Prohibition of determining criminal liability: ‘Investigating’ whether other Russian state actors were responsible for the death would not contravene S.10.(a)(a) CJA 2009 because this is different to ‘determining’ criminal liability. However, if ‘investigating’ was prohibited by s.10(2)(a) to ‘investigate’ Petrov and Borishov. Therefore, the distinction he made between other state actors and the two men was irrational.
Prohibition on determining civil liability: The Court was puzzled with the Coroner’s decision here. If Petrov and Borishov could be investigated then this would open them up to civil liability in a Fatal Accidents Act claim. Additionally, if they were acting as agents for Russia then there could be a vicarious liability case in the English courts or even a ECHR case against Russia. But none of these possibilities mean that if the inquest was to investigate Petrov, Borishov and any other agents that the Corner would infringe S.20(2)(b). This is because he can only ‘investigate’ these people and not ‘determine’ their civil liability.
Remoteness: It makes no difference that the lapse of time between the poisoning of Mr Skripal and the death of Ms Sturgess was four months. The second poisoning was the consequence of the first. Additionally, the fact that Ms Sturgess’ death was unintended means that it is more likely that the Coroner would exclude discussing Mr Skripal’s links with Russia rather than the involvement of other Russian state actors.
The issue is whether a state where a death has occurred is required by Article 2 to investigate the actions of foreign agents who may be responsible for the death.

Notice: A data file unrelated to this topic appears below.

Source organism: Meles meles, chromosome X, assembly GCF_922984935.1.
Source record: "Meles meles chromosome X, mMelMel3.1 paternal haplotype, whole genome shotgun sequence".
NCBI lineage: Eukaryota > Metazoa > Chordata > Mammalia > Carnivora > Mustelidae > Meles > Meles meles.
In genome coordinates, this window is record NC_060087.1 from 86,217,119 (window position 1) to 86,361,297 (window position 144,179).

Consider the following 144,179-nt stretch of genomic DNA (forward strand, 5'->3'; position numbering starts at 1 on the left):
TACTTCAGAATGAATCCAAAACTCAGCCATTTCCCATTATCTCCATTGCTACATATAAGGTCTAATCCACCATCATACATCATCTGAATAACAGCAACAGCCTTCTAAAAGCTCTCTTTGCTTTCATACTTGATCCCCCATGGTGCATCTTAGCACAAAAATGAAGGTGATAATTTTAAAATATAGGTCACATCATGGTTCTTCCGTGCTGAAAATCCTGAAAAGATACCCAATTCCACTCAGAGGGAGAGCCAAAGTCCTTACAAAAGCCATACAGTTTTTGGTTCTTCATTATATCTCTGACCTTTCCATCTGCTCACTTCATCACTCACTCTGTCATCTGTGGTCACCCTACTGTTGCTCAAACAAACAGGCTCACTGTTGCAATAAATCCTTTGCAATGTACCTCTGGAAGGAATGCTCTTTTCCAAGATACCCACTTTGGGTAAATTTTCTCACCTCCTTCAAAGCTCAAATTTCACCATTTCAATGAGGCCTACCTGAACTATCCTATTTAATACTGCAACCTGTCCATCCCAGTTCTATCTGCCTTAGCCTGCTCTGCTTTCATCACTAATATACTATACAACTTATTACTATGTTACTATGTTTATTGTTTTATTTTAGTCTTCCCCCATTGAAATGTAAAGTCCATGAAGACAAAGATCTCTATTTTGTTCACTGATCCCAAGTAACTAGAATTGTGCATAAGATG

Reasoning and Decision of the Court:
The obligation imposed on a state by Article 2 is intended to ensure that a state is held accountable for breaches which it or its own agents are responsible not foreign agents.
This is because of the substantive obligations in the Article that the state as to not take life intentionally without lawful justification and to have effective criminal laws to deter crimes against the person. A state must also take reasonable measures to protect an individual where there is a real and immediate threat to their life. R (Amin) v Secretary of State for the Home Department  1 A.C 652
There are procedural obligations within the Article as well that are ancillary to this. The procedural obligations of the state where there are no state agents involved is to have criminal law provisions in place eg: police inquiry. If there has been an alleged or deliberate killing of an individual by an agent od the state then there is a obligation to have a public investigation by an independent body. Jordan v UK (2003) 37 EHRR CD.
In any case the purpose of the procedural obligations is to ensure that a state holds is agents to account. There is no procedural obligation to hold agents of foreign countries to account.
The Court held that the Senior Coroner was correct in ruling that the requirements of Article 2 ECHR did not oblige him to carry out an investigation into the responsibility of Russian agents or the state for the death of Dawn Sturgess.
In my opinion, the Court was correct to quash the decision of the Coroner. The Coroner if prohibited from determining civil and criminal liability of an individual or state. But they are permitted to investigate anyone who could be connected to the death and as the Court noted, these other state actors are not too remote to be investigated. The family of Dawn Sturgess can now receive a full investigation into her untimely death.
Regarding the Court’s decision to reject Ground Two, the UK has obligations to have an effective criminal justice system and prosecute offences but does not have obligations to investigate actions of agents of a different state where those led to a death in a UK jurisdiction. The aim of Article 2 is to protect the Right to Life. Therefore, why does it make a difference if a foreign agent (especially one of another ECHR contracting country) causes a death in the UK rather than a domestic agent. There has still been a breach and it should be investigated.